Reaven GM, Lithell H, Landsberg L. Hypertension and associated metabolic abnormalities--the role of insulin resistance and the sympathoadrenal system. N Engl J Med. 1996;334:374–81.
Standley PR, Rose KA, Sowers JR. Increased basal arterial smooth muscle glucose transport in the Zucker rat. Am J Hypertens. 1995;8:48–52.
Matthews D, Hosker J, Rudenski A, Naylor B, Treacher D, Turner R. Homeostasis model assessment: insulin resistance and β-cell function from fasting plasma glucose and insulin concentrations in man. Diabetologia. 1985;28:412–9.
Forman JP, Choi H, Curhan GC. Uric acid and insulin sensitivity and risk of incident hypertension. Arch Intern Med. 2009;169:155–62.
He J, Klag MJ, Caballero B, Appel LJ, Charleston J, Whelton PK. Plasma insulin levels and incidence of hypertension in African Americans and whites. Arch Intern Med. 1999;159:498–503.
Levin G, Kestenbaum B, Ida Chen Y-D, Jacobs DR Jr, Psaty BM, Rotter JI, et al. Glucose, insulin, and incident hypertension in the multi-ethnic study of atherosclerosis. Am J Epidemiol. 2010;172:1144–54.
Lissner L, Bengtsson C, Lapidus L, Kristjansson K, Wedel H. Fasting insulin in relation to subsequent blood pressure changes and hypertension in women. Hypertension. 1992;20:797–801.
Park SE, Rhee E-J, Park C-Y, Oh KW, Park S-W, Kim S-W, et al. Impact of hyperinsulinemia on the development of hypertension in normotensive, nondiabetic adults: a 4-year follow-up study. Metabolism-Clin Exp. 2013;62:532–8.
Saad MF, Lillioja S, Nyomba BL, Castillo C, Ferraro R, De Gregorio M, et al. Racial differences in the relation between blood pressure and insulin resistance. N Engl J Med. 1991;324:733–9.
Sung KC, Lim S, Rosenson RS. Hyperinsulinemia and homeostasis model assessment of insulin resistance as predictors of hypertension: a 5-year follow-up study of Korean sample. Am J Hypertens. 2011;24:1041–5.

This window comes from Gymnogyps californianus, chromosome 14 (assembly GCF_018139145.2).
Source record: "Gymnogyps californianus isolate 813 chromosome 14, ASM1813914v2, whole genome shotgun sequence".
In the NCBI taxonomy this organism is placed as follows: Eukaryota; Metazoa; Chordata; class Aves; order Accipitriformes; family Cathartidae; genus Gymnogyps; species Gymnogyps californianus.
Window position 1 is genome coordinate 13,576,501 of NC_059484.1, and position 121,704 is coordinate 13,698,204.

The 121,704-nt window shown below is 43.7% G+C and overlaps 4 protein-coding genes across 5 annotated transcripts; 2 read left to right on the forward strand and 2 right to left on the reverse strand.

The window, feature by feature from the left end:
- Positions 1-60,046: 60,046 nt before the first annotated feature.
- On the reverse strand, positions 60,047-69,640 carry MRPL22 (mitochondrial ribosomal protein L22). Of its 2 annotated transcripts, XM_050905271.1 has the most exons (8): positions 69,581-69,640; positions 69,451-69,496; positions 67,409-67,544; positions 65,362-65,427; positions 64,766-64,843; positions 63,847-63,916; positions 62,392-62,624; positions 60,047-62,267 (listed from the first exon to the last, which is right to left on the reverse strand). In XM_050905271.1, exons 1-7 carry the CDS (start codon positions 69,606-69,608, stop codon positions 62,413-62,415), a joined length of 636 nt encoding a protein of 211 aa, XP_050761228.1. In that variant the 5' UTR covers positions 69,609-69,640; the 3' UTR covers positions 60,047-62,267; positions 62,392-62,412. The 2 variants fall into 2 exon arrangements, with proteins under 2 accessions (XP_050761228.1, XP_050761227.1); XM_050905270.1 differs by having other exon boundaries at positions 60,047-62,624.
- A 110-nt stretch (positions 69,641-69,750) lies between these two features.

Tsuruta M, Hashimoto R, Adachi H, Imaizumi T, Nomura G. Hyperinsulinaemia as a predictor of hypertension: an 11-year follow-up study in Japan. J Hypertens. 1996;14:483–8.
Xun P, Liu K, Cao W, Sidney S, Williams OD, He K. Fasting insulin level is positively associated with incidence of hypertension among American young adults: a 20-year follow-up study. Diabetes Care. 2012;35:1532–7.
Wang F, Han L, Hu D. Fasting insulin, insulin resistance and risk of hypertension in the general population: a meta-analysis. Clin Chim Acta. 2017;464:57–63.
Arshi B, Tohidi M, Derakhshan A, Asgari S, Azizi F, Hadaegh F. Sex-specific relations between fasting insulin, insulin resistance and incident hypertension: 8.9 years follow-up in a middle-eastern population. J Hum Hypertens. 2015;29:260.
Zhao Y, Liu Y, Sun H, Sun X, Yin Z, Li H, et al. Association of long-term dynamic change in body weight and incident hypertension: the rural Chinese cohort study. Nutrition. 2018;54:76–82.
Luo W, Guo Z, Hu X, Zhou Z, Zhang L, Liu J. A prospective study on association between 2 years change of waist circumference and incident hypertension in Han Chinese. Int J Cardiol. 2013;167:2781–5.
Sung KC, Byrne CD, Ryu S, Lee JY, Lee SH, Kim JY, et al. Baseline and change in uric acid concentration over time are associated with incident hypertension in large Korean cohort. Am J Hypertens. 2017;30:42–50.